I have seen time and time again when a new patient walks into a new office and the doctor supports her disability application from day one.
I have also painfully seen time and time again when a person in identical and severe condition requests help from her life-long doctor, and the doctor says, “No”.
If your doctor doesn’t give you the response you were hoping for, don’t be disheartened. It may have nothing to do with you, or your disability. It may be how this doctor answers everyone.
So, what’s going on? Is your doctor just a jerk? Maybe…. But maybe not!
If you understand where your doctor is coming from, it may help your doctor to understand where you are coming from.
What Kind of Doctor Are You?
My doctor is focused – Some doctors are excellent doctors who are very focused on medicine and treatment. They do not wish to become involved in other part of their patients’ lives. These doctors may be very good at treating conditions, but they may not wish to spend time on your claim.
My doctor is scared – Some doctors are afraid to support disability claims because they are afraid of liability and think they can be sued. Others think they will have to go to court and testify in your case. This one is pretty easy to clear up: “No, doctor, you don’t have to go to court. If you agree that I have disabilities, then all you have to do is fill out a form for me.”
My doctor is disheartened – Some doctors started out supportive, but after seeing so many patients lose their claims, they became discouraged and stopped trying. They don’t know that they are now dealing with YOU – a patient who is learning all about disability and greatly improving your chances of winning.
My doctor has a policy – Some doctor’s offices have a policy of no help with disability paperwork. Policy Shmolicy. You can still win your doctor over. Don’t give up until you’ve tried. Here’s some ideas for: How to get your doctor to fill out paperwork when she says she won’t fill out paperwork
My doctor is busy – Some doctors don’t like paperwork and they are afraid that supporting your claim will take too much time. Easy to solve: Set up a special appointment if you have a form to fill out. Don’t make them do it on their own time.
My doctor is biased – Some doctors have personal political views against social security and welfare. These doctors are also known as the As-Long-As-I’m-Rich-I-Don’t-Care-If-You’re-Homeless Doctors.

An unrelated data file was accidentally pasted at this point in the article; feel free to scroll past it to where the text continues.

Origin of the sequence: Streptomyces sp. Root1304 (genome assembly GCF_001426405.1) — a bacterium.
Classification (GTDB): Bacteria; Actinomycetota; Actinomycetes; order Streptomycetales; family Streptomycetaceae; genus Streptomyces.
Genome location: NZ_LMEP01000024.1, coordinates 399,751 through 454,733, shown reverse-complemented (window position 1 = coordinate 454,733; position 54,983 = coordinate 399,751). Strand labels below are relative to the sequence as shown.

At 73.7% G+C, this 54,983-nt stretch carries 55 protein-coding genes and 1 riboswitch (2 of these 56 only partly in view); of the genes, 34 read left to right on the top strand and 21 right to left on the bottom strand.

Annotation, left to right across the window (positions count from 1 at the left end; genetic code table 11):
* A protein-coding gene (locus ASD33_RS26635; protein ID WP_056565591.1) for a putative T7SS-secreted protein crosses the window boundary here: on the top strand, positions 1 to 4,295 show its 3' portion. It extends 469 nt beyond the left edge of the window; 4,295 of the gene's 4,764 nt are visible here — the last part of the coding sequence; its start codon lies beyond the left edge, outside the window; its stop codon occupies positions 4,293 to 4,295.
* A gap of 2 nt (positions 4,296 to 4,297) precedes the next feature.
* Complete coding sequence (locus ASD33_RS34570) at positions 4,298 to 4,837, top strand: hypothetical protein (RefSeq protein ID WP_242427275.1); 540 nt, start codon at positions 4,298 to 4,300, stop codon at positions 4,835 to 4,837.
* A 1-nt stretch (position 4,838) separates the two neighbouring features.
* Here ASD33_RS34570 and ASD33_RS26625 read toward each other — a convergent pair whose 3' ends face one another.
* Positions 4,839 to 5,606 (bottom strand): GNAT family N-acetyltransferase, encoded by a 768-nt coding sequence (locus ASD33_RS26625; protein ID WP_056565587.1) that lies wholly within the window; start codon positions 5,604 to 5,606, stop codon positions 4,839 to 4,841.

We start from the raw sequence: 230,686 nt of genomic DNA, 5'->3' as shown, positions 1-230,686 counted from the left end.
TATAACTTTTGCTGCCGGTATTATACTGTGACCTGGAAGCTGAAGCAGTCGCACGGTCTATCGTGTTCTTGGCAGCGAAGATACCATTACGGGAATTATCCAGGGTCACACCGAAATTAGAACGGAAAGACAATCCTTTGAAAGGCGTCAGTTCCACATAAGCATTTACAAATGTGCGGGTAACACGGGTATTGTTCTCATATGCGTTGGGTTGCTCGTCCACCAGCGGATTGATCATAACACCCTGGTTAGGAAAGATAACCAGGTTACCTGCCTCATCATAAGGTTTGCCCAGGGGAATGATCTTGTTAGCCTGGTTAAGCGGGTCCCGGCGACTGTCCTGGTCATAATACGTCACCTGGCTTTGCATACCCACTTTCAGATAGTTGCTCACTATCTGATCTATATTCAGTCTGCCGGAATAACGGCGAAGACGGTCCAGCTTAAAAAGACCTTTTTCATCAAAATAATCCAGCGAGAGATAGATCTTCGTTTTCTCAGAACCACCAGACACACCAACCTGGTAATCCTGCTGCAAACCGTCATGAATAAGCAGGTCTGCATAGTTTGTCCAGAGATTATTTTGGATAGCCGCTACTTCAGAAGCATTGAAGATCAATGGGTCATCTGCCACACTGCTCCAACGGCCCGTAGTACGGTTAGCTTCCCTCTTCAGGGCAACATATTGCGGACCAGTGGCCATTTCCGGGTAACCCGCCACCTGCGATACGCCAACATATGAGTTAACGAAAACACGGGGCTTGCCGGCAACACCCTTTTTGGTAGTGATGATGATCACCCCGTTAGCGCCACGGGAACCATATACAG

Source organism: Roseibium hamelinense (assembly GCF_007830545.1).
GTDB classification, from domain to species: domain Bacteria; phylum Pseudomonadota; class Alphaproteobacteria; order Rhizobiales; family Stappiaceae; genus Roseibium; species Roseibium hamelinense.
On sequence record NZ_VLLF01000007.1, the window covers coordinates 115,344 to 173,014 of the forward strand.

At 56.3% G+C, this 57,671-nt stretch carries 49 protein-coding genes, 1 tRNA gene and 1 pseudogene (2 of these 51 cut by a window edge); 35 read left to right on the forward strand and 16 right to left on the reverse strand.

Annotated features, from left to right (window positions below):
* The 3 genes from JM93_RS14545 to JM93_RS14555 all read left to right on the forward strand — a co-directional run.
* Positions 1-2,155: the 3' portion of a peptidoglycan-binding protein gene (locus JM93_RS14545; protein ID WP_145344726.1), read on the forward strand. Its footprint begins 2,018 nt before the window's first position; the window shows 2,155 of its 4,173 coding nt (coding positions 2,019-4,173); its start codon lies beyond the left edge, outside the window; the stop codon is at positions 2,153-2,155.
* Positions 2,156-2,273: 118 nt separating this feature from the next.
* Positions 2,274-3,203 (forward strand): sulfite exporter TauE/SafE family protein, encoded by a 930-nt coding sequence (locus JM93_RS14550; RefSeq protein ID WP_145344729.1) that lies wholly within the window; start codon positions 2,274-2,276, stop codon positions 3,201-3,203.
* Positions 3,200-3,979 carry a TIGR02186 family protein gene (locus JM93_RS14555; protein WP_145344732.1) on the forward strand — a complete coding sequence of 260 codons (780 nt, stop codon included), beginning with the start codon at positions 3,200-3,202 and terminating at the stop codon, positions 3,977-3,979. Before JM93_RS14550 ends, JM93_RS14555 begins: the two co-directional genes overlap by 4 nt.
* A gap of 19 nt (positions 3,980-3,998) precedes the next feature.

My doctor is an idiot – Some doctors think that no one with mental illness should be on disability because “working is good for mental health.” Sorry, but I really do think these doctors are idiots.
My doctor is misinformed about disability – Some doctors don’t understand the criteria for social security disability and they think you must be bedridden or wheelchair-bound to qualify, or that you must be permanently disabled. Easy as pie: Just educate your doctor, or show them the regs.
My doctor is misinformed about paperwork – Some doctors think supporting you will be a massive amount of work for them. This may not be the doctor’s fault. Some patients ask their doctor to do their entire application with them!! This one is also easy to clear up: “No, doctor, I promise not to be a lot of extra work. Could I set up one or two extra appointments to review my medical history and fill out one form?”
My doctor takes medicaid – Medicaid does not pay a lot, and Medicaid doctors see a lot of disability patients and get a lot of requests for help. They may be overwhelmed or burned out.
My doctor is racist, or sexist, or actually is a jerk – Some doctors won’t believe you if you say you are in pain. Studies show this is more likely to happen to women and minorities.
My doctor is confused – Some doctors really care about their patients and genuinely want to help, but don’t understand what you are asking for. They may be telling you that you can still work because they are trying to give you hope. This one is on you: Things you can say to your doctor to get their support for your disability application.
My doctor doesn’t think my condition is severe – There are many reasons why this may happen. Very often it is because the patient downplays their symptoms out of shyness, embarrassment or politeness. Before you give up on your doc, make sure you are Being really really clear with your doc during every single office visit
My doctor is telling the truth – Some doctors are genuine and simply have a medical opinion that you are able to work full-time. They are entitled to their opinion. And you are entitled to find a different doctor!
Should I Stay? Or Switch?
The choice is yours. Here’s two stories that may help you out:
Dandelion Switched Doctors and it was the best decision she ever made in her life.
Dahlia Thought She Would Switch Doctors but it turned out she didn’t need to!